-By William O’Connor
As artists working in the modern pop-culture industry of movies, games and publishing, we are, by our very nature, storytellers. Whether we are aware of it or not we are all deeply influenced by one of the most important personalities in the fantasy/sci-fi genres, Joseph Campbell (1904-1987)
When we talk about storytelling there are the greats, Homer, Chaucer, Dante, Shakespeare, Scott, Dickens and Steinbeck. There are many more of course, and I highly recommend anyone who wishes to go into the entertainment industry take an Introduction to Literature course at any local college or online. This will help you not only as an artist but as a person. As the saying goes there are only seven stories ever told, simply retold over time, but if you read Joseph Campbell you begin to realize that there is only one story that has ever been told, the Monomyth or The Hero Quest. Beowulf, Odysseus, Jason, Jesus, Bhudda, King Arthur, Hamlet, Frodo Baggins and Luke Skywalker are all archetypes of the hero quest, outlined in Campbell’s 1949 seminal work, “The Hero with a Thousand Faces”. Campbell’s “Hero” is the primer to all storytelling in all cultures from all time.
The brilliance and bravery of Campbell is his context. Written during the apex of post-war mid-century Modernism, Campbell was surrounded in academia by International Style contemporaries who espoused the virtues of ridding the art world of all mythic history as superstition and cultism. A new Modern aesthetic was being developed that had no affiliation with culture or religion, to create music with no melodies, literature with no plot and films with no heroes. A noble idea which gave us fantastic anti-hero stories like The GodFather, Planet of the Apes, I Am Legend, Taxi Driver, Death of a Salesman, among many others.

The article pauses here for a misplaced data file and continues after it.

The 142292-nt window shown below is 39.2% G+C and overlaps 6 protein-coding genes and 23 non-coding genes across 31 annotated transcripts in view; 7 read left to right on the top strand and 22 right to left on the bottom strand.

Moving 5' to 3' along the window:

Campbell however insisted that it was impossible to completely divest ourselves of the past, that we were all inexorably bound by every story ever told as part of our human collective consciousness. For Campbell he found the importance of embracing our unique traditions and finding what they all had in common. As such Campbell becomes one of the founding fathers of Post-Modernism, influencing early storytellers like George Lucas who sought out his advice and council like a Jedi Master.
Over the past thirty years fantasy art and Campbell have become so completely intertwined it is difficult to separate the two. Some of the best and most well known examples are of course Star Wars, where the stages of the Campbell Hero’s Journey are ticked off like bullet points. Hero comes out of the wild, taught by a wise mentor, adventure into the unknown, fights the monster, learns a great truth and then returns home with the new knowledge. Other examples are the films of the Coen Brothers and Quintin Tarrantino. In many of these we have heroes who follow the Campbell hero quest to its inevitable conclusion, and even are aware of their role in the Monomyth as the hero, or the villain and are dictated by fate to play out these roles. (”I’m trying real hard to be the Shepherd.”) The Post Modern Meta concept of the character who is self aware that he is a character in a story, required to fulfill a certain narrative role in the Monomyth story arch, and struggling to come to terms with this reality, can be traced to Campbell. Many of today’s best creators site Campbell as an influence.
|Dan Harmon's "Story Circle"|
Today we live in a vast multicultural panoply of stories, myths and legends, available to us from all over the world, bind together as artists to tell universal stories that are as significant in New York as they are in HongKong. All the stories, of all the cultures of the world are one story, and all the art is related, speaking not to a European, Asian or American sensibility but to universal truths. I find that prospect as an artist infinitely exciting and I have Joseph Campbell to thank.